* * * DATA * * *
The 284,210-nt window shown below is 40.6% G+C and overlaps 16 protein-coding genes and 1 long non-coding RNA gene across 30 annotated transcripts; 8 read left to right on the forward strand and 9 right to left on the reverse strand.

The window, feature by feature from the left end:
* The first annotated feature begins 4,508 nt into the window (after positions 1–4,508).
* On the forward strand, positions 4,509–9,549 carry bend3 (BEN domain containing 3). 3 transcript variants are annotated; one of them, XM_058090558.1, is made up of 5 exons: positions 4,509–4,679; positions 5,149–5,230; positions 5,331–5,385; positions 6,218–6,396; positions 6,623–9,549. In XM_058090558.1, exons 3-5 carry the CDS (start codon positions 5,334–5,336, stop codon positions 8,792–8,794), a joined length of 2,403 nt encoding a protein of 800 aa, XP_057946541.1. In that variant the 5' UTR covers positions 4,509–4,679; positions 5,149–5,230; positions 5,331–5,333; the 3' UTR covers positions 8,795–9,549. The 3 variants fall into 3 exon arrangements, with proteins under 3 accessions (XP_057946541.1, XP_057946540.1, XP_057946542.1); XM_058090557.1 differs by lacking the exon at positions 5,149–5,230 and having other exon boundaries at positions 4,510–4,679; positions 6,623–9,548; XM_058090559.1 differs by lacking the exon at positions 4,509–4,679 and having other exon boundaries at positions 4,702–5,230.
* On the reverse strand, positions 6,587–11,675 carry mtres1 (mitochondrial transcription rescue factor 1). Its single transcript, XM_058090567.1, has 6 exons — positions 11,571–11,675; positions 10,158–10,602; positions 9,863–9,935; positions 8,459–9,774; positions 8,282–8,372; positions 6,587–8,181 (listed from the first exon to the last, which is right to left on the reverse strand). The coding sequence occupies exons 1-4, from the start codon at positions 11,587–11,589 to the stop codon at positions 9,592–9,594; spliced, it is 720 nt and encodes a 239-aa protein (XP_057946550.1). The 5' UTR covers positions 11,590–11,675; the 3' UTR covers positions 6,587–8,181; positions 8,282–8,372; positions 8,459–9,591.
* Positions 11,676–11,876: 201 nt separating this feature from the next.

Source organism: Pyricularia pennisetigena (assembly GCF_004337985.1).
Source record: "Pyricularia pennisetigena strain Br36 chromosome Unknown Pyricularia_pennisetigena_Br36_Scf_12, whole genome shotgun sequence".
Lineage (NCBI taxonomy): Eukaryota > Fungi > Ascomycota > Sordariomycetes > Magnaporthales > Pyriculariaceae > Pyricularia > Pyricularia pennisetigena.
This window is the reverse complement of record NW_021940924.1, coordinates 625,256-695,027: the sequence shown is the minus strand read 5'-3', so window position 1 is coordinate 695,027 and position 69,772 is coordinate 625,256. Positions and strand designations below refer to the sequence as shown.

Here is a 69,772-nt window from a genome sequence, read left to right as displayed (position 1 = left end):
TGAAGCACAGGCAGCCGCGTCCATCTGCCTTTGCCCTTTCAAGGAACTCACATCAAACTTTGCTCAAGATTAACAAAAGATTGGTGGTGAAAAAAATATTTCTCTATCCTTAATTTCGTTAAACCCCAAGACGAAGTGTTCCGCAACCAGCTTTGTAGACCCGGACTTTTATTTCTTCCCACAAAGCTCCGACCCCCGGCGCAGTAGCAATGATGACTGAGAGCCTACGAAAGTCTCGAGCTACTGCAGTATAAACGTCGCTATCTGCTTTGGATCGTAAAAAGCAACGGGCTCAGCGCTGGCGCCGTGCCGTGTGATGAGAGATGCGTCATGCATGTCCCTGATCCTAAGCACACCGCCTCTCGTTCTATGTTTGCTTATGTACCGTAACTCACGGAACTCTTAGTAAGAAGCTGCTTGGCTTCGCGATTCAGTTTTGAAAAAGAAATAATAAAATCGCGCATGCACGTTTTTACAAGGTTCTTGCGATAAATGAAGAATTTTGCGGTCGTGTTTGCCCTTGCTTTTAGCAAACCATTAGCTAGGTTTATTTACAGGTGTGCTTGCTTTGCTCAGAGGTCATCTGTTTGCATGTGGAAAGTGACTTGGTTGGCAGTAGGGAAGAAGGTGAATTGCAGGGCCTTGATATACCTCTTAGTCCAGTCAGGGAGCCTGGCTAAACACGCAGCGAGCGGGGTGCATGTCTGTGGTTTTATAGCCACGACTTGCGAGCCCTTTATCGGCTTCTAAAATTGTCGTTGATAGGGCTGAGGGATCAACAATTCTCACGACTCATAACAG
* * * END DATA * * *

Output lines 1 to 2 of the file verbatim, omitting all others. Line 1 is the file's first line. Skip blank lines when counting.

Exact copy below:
The 284,210-nt window shown below is 40.6% G+C and overlaps 16 protein-coding genes and 1 long non-coding RNA gene across 30 annotated transcripts; 8 read left to right on the forward strand and 9 right to left on the reverse strand.

The window, feature by feature from the left end: